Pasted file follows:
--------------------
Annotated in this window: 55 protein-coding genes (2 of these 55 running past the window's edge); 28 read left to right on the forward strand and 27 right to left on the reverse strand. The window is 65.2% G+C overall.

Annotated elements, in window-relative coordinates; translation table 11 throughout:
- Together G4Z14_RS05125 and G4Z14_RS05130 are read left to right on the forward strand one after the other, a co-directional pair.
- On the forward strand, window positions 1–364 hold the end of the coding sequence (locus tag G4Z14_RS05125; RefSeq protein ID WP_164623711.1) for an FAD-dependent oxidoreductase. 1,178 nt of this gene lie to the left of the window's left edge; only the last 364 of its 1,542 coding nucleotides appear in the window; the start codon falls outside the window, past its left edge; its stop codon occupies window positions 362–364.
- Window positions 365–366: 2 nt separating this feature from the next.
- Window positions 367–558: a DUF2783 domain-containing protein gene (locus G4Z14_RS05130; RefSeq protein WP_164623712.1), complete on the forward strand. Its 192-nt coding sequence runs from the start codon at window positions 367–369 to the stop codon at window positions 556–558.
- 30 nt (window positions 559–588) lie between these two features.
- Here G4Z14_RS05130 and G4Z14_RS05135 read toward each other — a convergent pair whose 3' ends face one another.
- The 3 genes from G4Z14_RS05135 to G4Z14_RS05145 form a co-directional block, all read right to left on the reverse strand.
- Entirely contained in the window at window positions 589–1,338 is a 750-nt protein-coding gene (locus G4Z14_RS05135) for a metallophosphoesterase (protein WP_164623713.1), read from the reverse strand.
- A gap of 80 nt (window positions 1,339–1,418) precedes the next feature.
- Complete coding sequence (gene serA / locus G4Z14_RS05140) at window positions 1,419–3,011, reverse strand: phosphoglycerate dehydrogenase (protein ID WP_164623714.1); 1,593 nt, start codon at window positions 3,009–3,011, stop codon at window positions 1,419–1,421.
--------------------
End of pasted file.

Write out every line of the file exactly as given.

Annotated in this window: 55 protein-coding genes (2 of these 55 running past the window's edge); 28 read left to right on the forward strand and 27 right to left on the reverse strand. The window is 65.2% G+C overall.

Annotated elements, in window-relative coordinates; translation table 11 throughout:
- Together G4Z14_RS05125 and G4Z14_RS05130 are read left to right on the forward strand one after the other, a co-directional pair.
- On the forward strand, window positions 1–364 hold the end of the coding sequence (locus tag G4Z14_RS05125; RefSeq protein ID WP_164623711.1) for an FAD-dependent oxidoreductase. 1,178 nt of this gene lie to the left of the window's left edge; only the last 364 of its 1,542 coding nucleotides appear in the window; the start codon falls outside the window, past its left edge; its stop codon occupies window positions 362–364.
- Window positions 365–366: 2 nt separating this feature from the next.
- Window positions 367–558: a DUF2783 domain-containing protein gene (locus G4Z14_RS05130; RefSeq protein WP_164623712.1), complete on the forward strand. Its 192-nt coding sequence runs from the start codon at window positions 367–369 to the stop codon at window positions 556–558.
- 30 nt (window positions 559–588) lie between these two features.
- Here G4Z14_RS05130 and G4Z14_RS05135 read toward each other — a convergent pair whose 3' ends face one another.
- The 3 genes from G4Z14_RS05135 to G4Z14_RS05145 form a co-directional block, all read right to left on the reverse strand.
- Entirely contained in the window at window positions 589–1,338 is a 750-nt protein-coding gene (locus G4Z14_RS05135) for a metallophosphoesterase (protein WP_164623713.1), read from the reverse strand.
- A gap of 80 nt (window positions 1,339–1,418) precedes the next feature.
- Complete coding sequence (gene serA / locus G4Z14_RS05140) at window positions 1,419–3,011, reverse strand: phosphoglycerate dehydrogenase (protein ID WP_164623714.1); 1,593 nt, start codon at window positions 3,009–3,011, stop codon at window positions 1,419–1,421.